“The Cannabis plant has been used for many of years as a medicinal agent in the relief of pain and seizures. It contains approximately 540 natural compounds including more than 100 that have been identified as phytocannabinoids due to their shared chemical structure. The predominant psychotropic component is Δ9-tetrahydrocannabinol (Δ9-THC), while the major non-psychoactive ingredient is cannabidiol (CBD). These compounds have been shown to be partial agonists or antagonists at the prototypical cannabinoid receptors, CB1 and CB2. The therapeutic actions of Δ9-THC and CBD include an ability to act as analgesics, anti-emetics, anti-inflammatory agents, anti-seizure compounds and as protective agents in neurodegeneration. However, there is a lack of well-controlled, double blind, randomized clinical trials to provide clarity on the efficacy of either Δ9-THC or CBD as therapeutics. Moreover, the safety concerns regarding the unwanted side effects of Δ9-THC as a psychoactive agent preclude its widespread use in the clinic. The legalization of cannabis for medicinal purposes and for recreational use in some regions will allow for much needed research on the pharmacokinetics and pharmocology of medical cannabis. This brief review focuses on the use of cannabis as a medicinal agent in the treatment of pain, epilepsy and neurodegenerative diseases. Despite the paucity of information, attention is paid to the mechanisms by which medical cannabis may act to relieve pain and seizures.”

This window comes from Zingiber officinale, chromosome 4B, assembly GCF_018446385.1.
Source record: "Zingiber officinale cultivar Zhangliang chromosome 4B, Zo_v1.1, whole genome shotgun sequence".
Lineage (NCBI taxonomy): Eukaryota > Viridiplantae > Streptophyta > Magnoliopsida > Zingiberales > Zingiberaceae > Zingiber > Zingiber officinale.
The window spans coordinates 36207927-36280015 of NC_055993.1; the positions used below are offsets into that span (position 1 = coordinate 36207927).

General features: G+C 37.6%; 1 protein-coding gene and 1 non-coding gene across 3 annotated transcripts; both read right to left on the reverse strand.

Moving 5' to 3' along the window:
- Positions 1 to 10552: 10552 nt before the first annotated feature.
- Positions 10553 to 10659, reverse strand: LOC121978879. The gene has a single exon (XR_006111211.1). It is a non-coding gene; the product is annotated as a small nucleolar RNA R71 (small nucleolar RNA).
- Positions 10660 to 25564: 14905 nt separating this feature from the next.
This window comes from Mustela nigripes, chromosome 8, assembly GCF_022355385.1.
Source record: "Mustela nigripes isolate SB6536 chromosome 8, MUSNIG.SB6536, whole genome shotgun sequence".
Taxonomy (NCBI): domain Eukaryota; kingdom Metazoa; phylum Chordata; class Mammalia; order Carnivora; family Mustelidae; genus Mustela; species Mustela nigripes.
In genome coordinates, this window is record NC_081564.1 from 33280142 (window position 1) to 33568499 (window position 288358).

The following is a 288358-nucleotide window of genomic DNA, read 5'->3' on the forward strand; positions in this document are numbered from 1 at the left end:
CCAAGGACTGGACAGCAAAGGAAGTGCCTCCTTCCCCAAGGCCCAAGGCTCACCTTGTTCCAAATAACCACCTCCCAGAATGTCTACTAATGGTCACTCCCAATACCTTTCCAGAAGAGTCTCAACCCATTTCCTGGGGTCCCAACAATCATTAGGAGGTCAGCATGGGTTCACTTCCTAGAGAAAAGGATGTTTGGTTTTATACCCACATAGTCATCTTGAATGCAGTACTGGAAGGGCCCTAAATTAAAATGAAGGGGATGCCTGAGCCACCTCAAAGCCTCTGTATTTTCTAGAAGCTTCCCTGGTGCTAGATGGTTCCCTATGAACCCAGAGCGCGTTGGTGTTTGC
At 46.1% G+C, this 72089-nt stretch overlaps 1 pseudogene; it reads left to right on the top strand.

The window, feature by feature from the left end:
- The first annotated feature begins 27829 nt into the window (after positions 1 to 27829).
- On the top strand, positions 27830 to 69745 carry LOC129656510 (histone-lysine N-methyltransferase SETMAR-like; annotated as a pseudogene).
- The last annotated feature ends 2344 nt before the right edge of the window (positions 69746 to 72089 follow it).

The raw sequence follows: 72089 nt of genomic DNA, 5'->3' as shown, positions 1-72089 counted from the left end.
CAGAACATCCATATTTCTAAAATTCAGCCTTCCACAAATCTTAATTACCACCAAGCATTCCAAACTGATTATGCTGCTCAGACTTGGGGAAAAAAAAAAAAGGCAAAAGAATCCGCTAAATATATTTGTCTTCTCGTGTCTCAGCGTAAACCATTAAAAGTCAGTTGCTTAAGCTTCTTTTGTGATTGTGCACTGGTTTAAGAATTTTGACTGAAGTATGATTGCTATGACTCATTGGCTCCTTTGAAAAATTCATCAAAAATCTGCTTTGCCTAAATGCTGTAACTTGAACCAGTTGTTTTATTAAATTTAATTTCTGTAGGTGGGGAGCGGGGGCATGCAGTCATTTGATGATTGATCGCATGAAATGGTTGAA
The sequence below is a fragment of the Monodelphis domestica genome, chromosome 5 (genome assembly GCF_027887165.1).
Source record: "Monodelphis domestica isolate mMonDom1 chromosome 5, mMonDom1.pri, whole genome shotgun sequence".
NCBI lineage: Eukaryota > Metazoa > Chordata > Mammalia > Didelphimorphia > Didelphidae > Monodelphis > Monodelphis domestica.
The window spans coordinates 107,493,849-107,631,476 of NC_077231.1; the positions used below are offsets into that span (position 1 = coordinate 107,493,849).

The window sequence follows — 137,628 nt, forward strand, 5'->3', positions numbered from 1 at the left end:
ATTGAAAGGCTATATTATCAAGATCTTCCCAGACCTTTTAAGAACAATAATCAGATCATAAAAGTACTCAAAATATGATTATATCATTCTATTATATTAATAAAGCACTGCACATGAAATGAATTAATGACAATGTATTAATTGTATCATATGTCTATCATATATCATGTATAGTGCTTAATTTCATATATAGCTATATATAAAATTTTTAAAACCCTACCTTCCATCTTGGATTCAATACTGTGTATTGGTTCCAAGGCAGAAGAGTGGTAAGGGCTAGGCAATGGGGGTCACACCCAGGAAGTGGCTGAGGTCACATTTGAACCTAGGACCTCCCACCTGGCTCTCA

https://www.ncbi.nlm.nih.gov/pubmed/31332738

https://link.springer.com/chapter/10.1007%2F978-3-030-21737-2_8

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Antitumor Cannabinoid Chemotypes: Structural Insights.

Image result for frontiers in pharmacology“Cannabis has long been known to limit or prevent nausea and vomiting, lack of appetite, and pain. For this reason, cannabinoids have been successfully used in the treatment of some of the unwanted side effects caused by cancer chemotherapy.

Besides their palliative effects, research from the past two decades has demonstrated their promising potential as antitumor agents in a wide variety of tumors.

Cannabinoids of endogenous, phytogenic, and synthetic nature have been shown to impact the proliferation of cancer through the modulation of different proteins involved in the endocannabinoid system such as the G protein-coupled receptors CB1, CB2, and GRP55, the ionotropic receptor TRPV1, or the fatty acid amide hydrolase (FAAH).

In this article, we aim to structurally classify the antitumor cannabinoid chemotypes described so far according to their targets and types of cancer. In a drug discovery approach, their in silico pharmacokinetic profile has been evaluated in order to identify appropriate drug-like profiles, which should be taken into account for further progress toward the clinic.

This analysis may provide structural insights into the selection of specific cannabinoid scaffolds for the development of antitumor drugs for the treatment of particular types of cancer.” https://www.ncbi.nlm.nih.gov/pubmed/31214034

“The first report on the antitumor activity of phytocannabinoids was published over four decades ago. During these last years, significant research has been focused on the therapeutic potential of cannabinoids to manage palliative effects in cancer patients. Besides such palliative applications, some cannabinoids have shown anticancer properties. Since inflammation is a common risk factor for cancer, and some cannabinoids have shown anti-inflammatory properties, they could play a role in chemoprevention.” https://www.frontiersin.org/articles/10.3389/fphar.2019.00621/full